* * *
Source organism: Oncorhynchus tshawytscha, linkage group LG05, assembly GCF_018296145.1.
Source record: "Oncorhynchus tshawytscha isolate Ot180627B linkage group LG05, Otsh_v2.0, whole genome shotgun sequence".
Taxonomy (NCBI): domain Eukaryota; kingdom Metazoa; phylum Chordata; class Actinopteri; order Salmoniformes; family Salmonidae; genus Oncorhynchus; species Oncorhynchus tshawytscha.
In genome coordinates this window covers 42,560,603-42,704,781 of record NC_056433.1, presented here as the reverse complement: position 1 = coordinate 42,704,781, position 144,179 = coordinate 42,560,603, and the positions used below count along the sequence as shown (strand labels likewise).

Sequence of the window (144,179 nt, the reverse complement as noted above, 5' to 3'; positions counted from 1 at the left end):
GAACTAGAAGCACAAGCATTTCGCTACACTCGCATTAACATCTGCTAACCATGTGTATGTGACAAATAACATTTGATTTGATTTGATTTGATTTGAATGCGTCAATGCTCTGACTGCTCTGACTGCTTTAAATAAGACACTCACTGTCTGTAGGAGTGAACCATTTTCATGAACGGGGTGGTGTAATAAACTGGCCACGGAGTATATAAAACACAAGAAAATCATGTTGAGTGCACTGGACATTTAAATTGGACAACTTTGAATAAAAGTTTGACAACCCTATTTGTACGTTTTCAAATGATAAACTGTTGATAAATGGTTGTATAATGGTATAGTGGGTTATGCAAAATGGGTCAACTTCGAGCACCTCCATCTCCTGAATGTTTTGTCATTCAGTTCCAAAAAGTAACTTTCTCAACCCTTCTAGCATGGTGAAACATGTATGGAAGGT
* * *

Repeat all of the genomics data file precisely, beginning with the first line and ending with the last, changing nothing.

Source organism: Oncorhynchus tshawytscha, linkage group LG05, assembly GCF_018296145.1.
Source record: "Oncorhynchus tshawytscha isolate Ot180627B linkage group LG05, Otsh_v2.0, whole genome shotgun sequence".
Taxonomy (NCBI): domain Eukaryota; kingdom Metazoa; phylum Chordata; class Actinopteri; order Salmoniformes; family Salmonidae; genus Oncorhynchus; species Oncorhynchus tshawytscha.
In genome coordinates this window covers 42,560,603-42,704,781 of record NC_056433.1, presented here as the reverse complement: position 1 = coordinate 42,704,781, position 144,179 = coordinate 42,560,603, and the positions used below count along the sequence as shown (strand labels likewise).

Sequence of the window (144,179 nt, the reverse complement as noted above, 5' to 3'; positions counted from 1 at the left end):
GAACTAGAAGCACAAGCATTTCGCTACACTCGCATTAACATCTGCTAACCATGTGTATGTGACAAATAACATTTGATTTGATTTGATTTGATTTGAATGCGTCAATGCTCTGACTGCTCTGACTGCTTTAAATAAGACACTCACTGTCTGTAGGAGTGAACCATTTTCATGAACGGGGTGGTGTAATAAACTGGCCACGGAGTATATAAAACACAAGAAAATCATGTTGAGTGCACTGGACATTTAAATTGGACAACTTTGAATAAAAGTTTGACAACCCTATTTGTACGTTTTCAAATGATAAACTGTTGATAAATGGTTGTATAATGGTATAGTGGGTTATGCAAAATGGGTCAACTTCGAGCACCTCCATCTCCTGAATGTTTTGTCATTCAGTTCCAAAAAGTAACTTTCTCAACCCTTCTAGCATGGTGAAACATGTATGGAAGGT